Archive for the ‘Patient Fitness’ Category

Why Healthcare Practitioners Are Now Looking To Start Cash Wellness Programs In Their Practices

frustratedoctor225Before the full implementation of the Health Reform Act this past year, most practitioners figured it was the price of “doing business” to receive Medicare reimbursement rates for their older patients. And if you had a good patient mix, this didn’t affect your bottom line too much.

But imagine that for every dollar you submitted to ALL of your patients’ insurance companies, you received only $.14-$.24 in reimbursement. How will you be able to stay in practice if almost ALL of your reimbursement occurs at Medicare reimbursement guidelines? How will you continue to eat?

And then there will be the final assault – healthcare providers will be reimbursed for services based on the health profile of the patients they take care of. Yes, if you’re a doctor who is quick to administer medication for health conditions that are “lifestyle induced” like obesity, Type II Diabetes, etc. and you do not take the time to counsel them on making changes in their diet and maintain a regular exercise program, you will eventually be paid less in reimbursement for services rendered.  This is the wave of the future… called Value-Based Care.

What Healthcare Professionals Can Learn From Dentistry’s Wellness Model

dental-hygienist2It’s no secret that the healthcare profession is facing incredibly challenging times right now.  Medical doctors, physical therapists, and chiropractors everywhere are struggling to maintain profit in their practices and career satisfaction is alarmingly low.

We talk to healthcare practitioners every day about it… you’re probably fed up with managed care, the headaches of insurance denials, and fee schedule pay cuts. You’re sick and tired of long stressful hours where you’re either seeing so many patients you can’t remember their names or the conditions you are treating them for, or the opposite and being in constant fear of not getting enough new patients each month.

You know as well as we do that the continuing implementation of “new surprises” in health care reform is only going to make it all worse.  Experts predict that it will put such a burden on private practice that many doctors will either retire, go out of business, or seek out another profession.

Considering a Fitness Franchise as a Wellness Program to Your Practice? Think Again…

Most healthcare professionals that I talk to love the idea of incorporating a medical fitness and wellness program into their practice, because of the obvious benefits of being able to really help their patients be more healthy and adding an all-cash revenue stream to their income.

This much is pretty consistent within the healthcare industry.

However, there are differing views on the best way to make this happen, and I must say — one of the ways really is WAY better than the other.

Basically, there are two options: 1) start your own program from the ground up using a proven “template” or 2) buy some sort of developed fitness franchise and adhere to their exact rules and regulations.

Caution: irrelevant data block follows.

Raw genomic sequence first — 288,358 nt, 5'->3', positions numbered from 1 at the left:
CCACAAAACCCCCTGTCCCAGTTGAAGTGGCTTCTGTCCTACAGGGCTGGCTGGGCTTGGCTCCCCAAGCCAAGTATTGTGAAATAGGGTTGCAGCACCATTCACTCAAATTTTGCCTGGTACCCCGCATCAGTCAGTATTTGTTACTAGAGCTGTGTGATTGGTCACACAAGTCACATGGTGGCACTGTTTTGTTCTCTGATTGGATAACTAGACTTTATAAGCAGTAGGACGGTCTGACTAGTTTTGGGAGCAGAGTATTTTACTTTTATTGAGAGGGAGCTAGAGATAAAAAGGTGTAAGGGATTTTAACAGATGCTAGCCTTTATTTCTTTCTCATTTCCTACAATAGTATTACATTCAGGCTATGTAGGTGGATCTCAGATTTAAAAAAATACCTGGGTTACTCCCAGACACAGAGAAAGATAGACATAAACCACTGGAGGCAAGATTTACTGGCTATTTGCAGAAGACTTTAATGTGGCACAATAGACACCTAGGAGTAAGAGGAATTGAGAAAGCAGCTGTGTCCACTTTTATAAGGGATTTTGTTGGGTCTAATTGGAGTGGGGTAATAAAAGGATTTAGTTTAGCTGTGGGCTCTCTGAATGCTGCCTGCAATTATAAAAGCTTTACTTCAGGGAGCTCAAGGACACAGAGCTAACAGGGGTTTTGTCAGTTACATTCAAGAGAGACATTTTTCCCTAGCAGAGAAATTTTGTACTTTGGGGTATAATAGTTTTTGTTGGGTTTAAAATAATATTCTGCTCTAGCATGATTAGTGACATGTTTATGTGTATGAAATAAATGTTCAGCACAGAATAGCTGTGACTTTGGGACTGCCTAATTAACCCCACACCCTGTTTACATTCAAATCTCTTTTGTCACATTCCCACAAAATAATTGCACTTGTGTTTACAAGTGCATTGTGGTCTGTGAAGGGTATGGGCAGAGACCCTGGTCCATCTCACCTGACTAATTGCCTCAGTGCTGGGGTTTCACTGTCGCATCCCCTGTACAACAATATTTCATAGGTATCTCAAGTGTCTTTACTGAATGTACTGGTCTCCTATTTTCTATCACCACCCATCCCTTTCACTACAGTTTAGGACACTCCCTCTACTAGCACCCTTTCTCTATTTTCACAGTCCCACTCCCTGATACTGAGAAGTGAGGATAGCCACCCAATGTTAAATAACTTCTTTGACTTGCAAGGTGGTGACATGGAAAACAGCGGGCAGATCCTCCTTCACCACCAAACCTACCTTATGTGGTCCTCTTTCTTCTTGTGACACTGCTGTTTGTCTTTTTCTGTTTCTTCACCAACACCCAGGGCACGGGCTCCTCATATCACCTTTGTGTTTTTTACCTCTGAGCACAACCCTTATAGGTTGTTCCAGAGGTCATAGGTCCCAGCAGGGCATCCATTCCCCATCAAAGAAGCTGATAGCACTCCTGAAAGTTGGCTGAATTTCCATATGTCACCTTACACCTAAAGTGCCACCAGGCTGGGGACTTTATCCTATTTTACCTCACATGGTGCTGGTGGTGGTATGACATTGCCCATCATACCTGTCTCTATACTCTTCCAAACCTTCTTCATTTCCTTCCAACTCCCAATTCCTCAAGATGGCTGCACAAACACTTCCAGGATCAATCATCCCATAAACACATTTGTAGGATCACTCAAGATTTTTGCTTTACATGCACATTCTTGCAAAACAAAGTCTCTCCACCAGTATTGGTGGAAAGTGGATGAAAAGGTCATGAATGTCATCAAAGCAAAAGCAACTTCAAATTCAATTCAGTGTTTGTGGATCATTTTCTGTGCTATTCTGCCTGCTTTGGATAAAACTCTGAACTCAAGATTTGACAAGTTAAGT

The second option might sounds nice, right? At least, it sounds like less work. But the truth is there are some major downsides to buying a franchise.

Crucial Medical Fitness Component #2: A Structured, Supervised Program

fitness programA typical health club or gym offers a membership approach to fitness. You get to “pay to play” on their toys or in their classes whenever they’re open.  On the other hand, a well-run medical fitness center offers a program approach to fitness. This means your patients receive structured, supervised programs and services that address their individual needs on an ongoing basis.

Here are the four fundamental ingredients to include in your patient’s program:

1.   Exercise Readiness Screening - You need a systematic process that screens for chronic conditions and the potential for exercise-related injuries. This makes it easier to decide how to adjust your program to meet their needs.

Crucial Medical Fitness Component #1: A Defined Market

I’m sure you’ve heard the old saying, “Become a master of one, not a jack of all trades.”  If you haven’t, the idea is that you will be more productive and useful if you have laser-like focus on one thing, than if you dabble in many different areas.

Health clubs practice the “jack of all trades” approach to fitness and try to have something there for everyone.  As a health professional with an individual practice, you’re not going to be able to compete with health clubs, gyms and hospital-based wellness centers on that front.

So, one of the biggest mistakes you can make is biting off more than you can chew by trying to offer programs and services to meet the needs of every age group and fitness level in your practice.  You need to specialize.  Clearly define your niche markets — no more than one or two — and offer those niches a specialized solution for their needs.  Don’t try to target all your patients, or you’ll end up with no patients in your programs.

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